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Watts's 148 was rather overlooked than designedly omitted, I had so many to collect from.

The Psalms are introduced into the public worship in our church, and in the church of Harvard, in the County of Worcester; and I suppose will be in some other churches.

Mrs. B. joins me in love to Mrs. Hazard. I beg you to mention my affectionate regards to Cornelia, and tell her I hope her 3d baby will be as pretty a creature as she wrote me her 2d was.

Your affectionate friend,


I thank you for your invitation to Philadelphia, but believe I shall not see you there very soon. Should I journey again for health, I know not whither it will be.


BOSTON, October 22, 1795.

DEAR SIR, I have not heard from you since I wrote by Mr. Davis. Your bundle, which he left behind, I have since sent by a vessel, I think, Captain Chessman. I now send by Mr. Savage, the painter, 3 numbers of the Historical Collections for the present year, and shall continue them as published. I have called on Mr. West. He has sold a few of your 2d volume. He has promised to attend to the delivery of others. I forbear to return your 1st volumes till he has made a farther attempt.

Pray let me have the settlement of my accounts respecting the books I sent to Philadelphia. My health is now pretty good. Mrs. B. is not well. I hope this will find you and yours in good health. I am, dear sir,

Your obliged friend,



BOSTON, 22d October, 1795.

DEAR SIR,Since closing my letter this morning, I have received a billet from Mr. West, which I enclose to you. I suppose his meaning is that, if he had a larger commission, he could exchange your books for others. with his brethren of the type. You will be able to judge of the propriety of yielding to his motion. I find that the booksellers are in a league, from Philadelphia to Boston; and I wish such a combination could be formed among authors, not in opposition to them, but in union with them. But of this I have no hope.

With my best regards to Mrs. Hazard, I am, dear sir, Yours sincerely,



PHILADELPHIA, December 27, 1795.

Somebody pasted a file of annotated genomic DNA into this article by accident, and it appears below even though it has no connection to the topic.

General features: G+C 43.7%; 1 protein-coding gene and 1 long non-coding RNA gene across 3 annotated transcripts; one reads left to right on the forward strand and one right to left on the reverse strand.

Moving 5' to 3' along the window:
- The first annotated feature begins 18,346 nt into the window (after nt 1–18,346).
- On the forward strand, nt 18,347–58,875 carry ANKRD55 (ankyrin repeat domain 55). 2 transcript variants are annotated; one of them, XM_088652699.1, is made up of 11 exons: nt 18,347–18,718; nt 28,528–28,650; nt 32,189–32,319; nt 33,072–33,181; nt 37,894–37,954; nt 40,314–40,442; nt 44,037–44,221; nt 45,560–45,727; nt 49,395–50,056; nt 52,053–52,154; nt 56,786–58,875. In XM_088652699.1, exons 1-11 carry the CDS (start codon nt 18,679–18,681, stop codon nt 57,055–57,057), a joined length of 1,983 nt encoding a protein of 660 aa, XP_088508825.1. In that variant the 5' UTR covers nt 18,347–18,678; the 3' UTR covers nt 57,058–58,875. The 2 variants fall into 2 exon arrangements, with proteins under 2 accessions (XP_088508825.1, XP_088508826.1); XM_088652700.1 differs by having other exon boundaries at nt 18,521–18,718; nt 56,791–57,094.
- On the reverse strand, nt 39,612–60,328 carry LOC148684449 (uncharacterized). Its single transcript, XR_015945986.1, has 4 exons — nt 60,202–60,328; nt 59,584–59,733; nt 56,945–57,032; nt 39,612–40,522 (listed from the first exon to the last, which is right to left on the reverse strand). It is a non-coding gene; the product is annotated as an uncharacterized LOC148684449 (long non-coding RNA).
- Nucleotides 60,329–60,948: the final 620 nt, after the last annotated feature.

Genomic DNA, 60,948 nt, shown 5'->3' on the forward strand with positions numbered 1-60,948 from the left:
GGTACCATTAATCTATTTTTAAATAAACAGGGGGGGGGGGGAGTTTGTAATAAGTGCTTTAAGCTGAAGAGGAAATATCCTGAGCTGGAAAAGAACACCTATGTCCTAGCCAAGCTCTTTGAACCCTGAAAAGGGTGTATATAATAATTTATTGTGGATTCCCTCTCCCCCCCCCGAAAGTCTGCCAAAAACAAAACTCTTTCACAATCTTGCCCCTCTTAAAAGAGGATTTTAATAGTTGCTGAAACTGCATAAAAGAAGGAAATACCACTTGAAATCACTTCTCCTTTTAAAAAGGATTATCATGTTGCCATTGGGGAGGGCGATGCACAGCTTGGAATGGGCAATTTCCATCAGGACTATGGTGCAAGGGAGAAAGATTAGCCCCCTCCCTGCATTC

MY DEAR FRIEND, - Every day since Dr. Morse's arrival I have essayed writing to you; but one interruption and another has prevented. I have no small anxiety lest you should think I neglect you, and must depend on your friendship to apologize for what I cannot so well explain to you at this distance. I now scratch an hasty line on the Sabbath, between sermons. Thank you for introducing Mr. Davis to me. I am much pleased with him, and am not without hopes of having his good little wife (my old acquaintance) for a neighbour.

The addition made to the Society's collections from Governour Trumbull's papers must be valuable; and I doubt not there will be many such additions, if your life is spared; but I fear that there will not be equal zeal and

attention left after your decease. When I think of my own worthlessness as a member, I am ashamed; and yet I can honestly say I am not so much to blame as a person unacquainted with my situation would suppose.

I received the 3d volume of the Collections with the other numbers you sent, and will thank you to keep a look-out for those still wanting to compleat the 1st volume. I have given our friend Dr. Morse a memorandum of them, in hopes that he may pick them up among his friends. Please to send me the Collections quarterly. I am sorry to hear that the sale does not defray the expence. This is one of the sad attendants on American authorship. I cannot get your account from Dobson yet, though it has been often promised. He has sold but 15 sets of your History, and a much less number of the others, so that you see there will not be enough to pay Aitken. I have not forgotten your account, though it is not yet ready for sending to you. I think Mr. West is unreasonable in his demands. Surely a tenth part of the whole price of such large books as mine is a sufficient commission for selling them. His exertions, I suspect, have not been equal to this commission. If it does not suit Mr. W. to sell my books, perhaps some other bookseller may be found who will, and may have a shop large enough to hold both volumes. The sale of the work is not necessary to my comfortable existence, and I shall not suffer very sensibly from its remaining on hand.